- The use of innerHTML very slow: The process of using innerHTML is much slower as its contents as slowly built, also already parsed contents and elements are also re-parsed which takes time.
- Preserves event handlers attached to any DOM elements: The event handlers do not get attached to the new elements created by setting innerHTML automatically. To do so one has to keep track of the event handlers and attach it to new elements manually. This may cause a memory leak on some browsers.
- Content is replaced everywhere: Either you add, append, delete or modify contents on a webpage using innerHTML, all contents is replaced, also all the DOM nodes inside that element are reparsed and recreated.
<p id="geek">Geeks</p> title = document.getElementById('#geek') // The whole "geek" tag is reparsed title.innerHTML += '<p> forGeeks </p>'
- Old content replaced issue: The old content is replaced even if object.innerHTML = object.innerHTML + ‘html’ is used instead of object.innerHTML += ‘html’. There is no way of appending without reparsing the whole innerHTML. Therefore, working with innerHTML becomes very slow. String concatenation just does not scale when dynamic DOM elements need to be created as the plus’ and quote openings and closings becomes difficult to track.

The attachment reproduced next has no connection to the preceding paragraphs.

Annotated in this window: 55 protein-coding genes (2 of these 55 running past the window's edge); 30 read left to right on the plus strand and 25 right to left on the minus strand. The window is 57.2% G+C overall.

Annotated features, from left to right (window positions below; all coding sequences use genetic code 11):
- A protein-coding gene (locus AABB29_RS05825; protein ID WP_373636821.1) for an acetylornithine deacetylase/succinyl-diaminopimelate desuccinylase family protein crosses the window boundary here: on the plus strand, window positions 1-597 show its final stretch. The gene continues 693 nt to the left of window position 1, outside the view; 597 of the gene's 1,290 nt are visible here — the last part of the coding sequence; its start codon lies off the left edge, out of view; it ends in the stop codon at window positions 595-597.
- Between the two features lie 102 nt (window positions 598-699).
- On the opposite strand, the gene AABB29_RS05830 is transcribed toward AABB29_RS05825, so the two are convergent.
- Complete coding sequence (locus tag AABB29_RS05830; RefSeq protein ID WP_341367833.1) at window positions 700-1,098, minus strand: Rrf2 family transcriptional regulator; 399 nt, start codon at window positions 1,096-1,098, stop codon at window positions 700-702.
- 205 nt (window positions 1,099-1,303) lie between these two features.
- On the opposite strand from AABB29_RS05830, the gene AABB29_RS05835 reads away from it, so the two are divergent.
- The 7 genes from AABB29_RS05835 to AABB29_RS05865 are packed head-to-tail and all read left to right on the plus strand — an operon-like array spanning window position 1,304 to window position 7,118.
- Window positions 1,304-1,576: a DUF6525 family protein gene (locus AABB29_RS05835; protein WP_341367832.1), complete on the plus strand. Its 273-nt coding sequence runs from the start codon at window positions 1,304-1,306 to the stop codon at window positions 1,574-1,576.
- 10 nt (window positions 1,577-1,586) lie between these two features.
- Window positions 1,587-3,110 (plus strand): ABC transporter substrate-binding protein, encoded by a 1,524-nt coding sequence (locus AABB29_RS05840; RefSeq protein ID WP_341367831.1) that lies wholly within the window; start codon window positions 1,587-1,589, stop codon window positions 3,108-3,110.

- Can also be used for Cross-site Scripting(XSS): The fact that innerHTML can add text and elements to the webpage, can easily be used by malicious users to manipulate and display undesirable or harmful elements within other HTML element tags. Cross-site Scripting may also lead to loss, leak and change of sensitive information.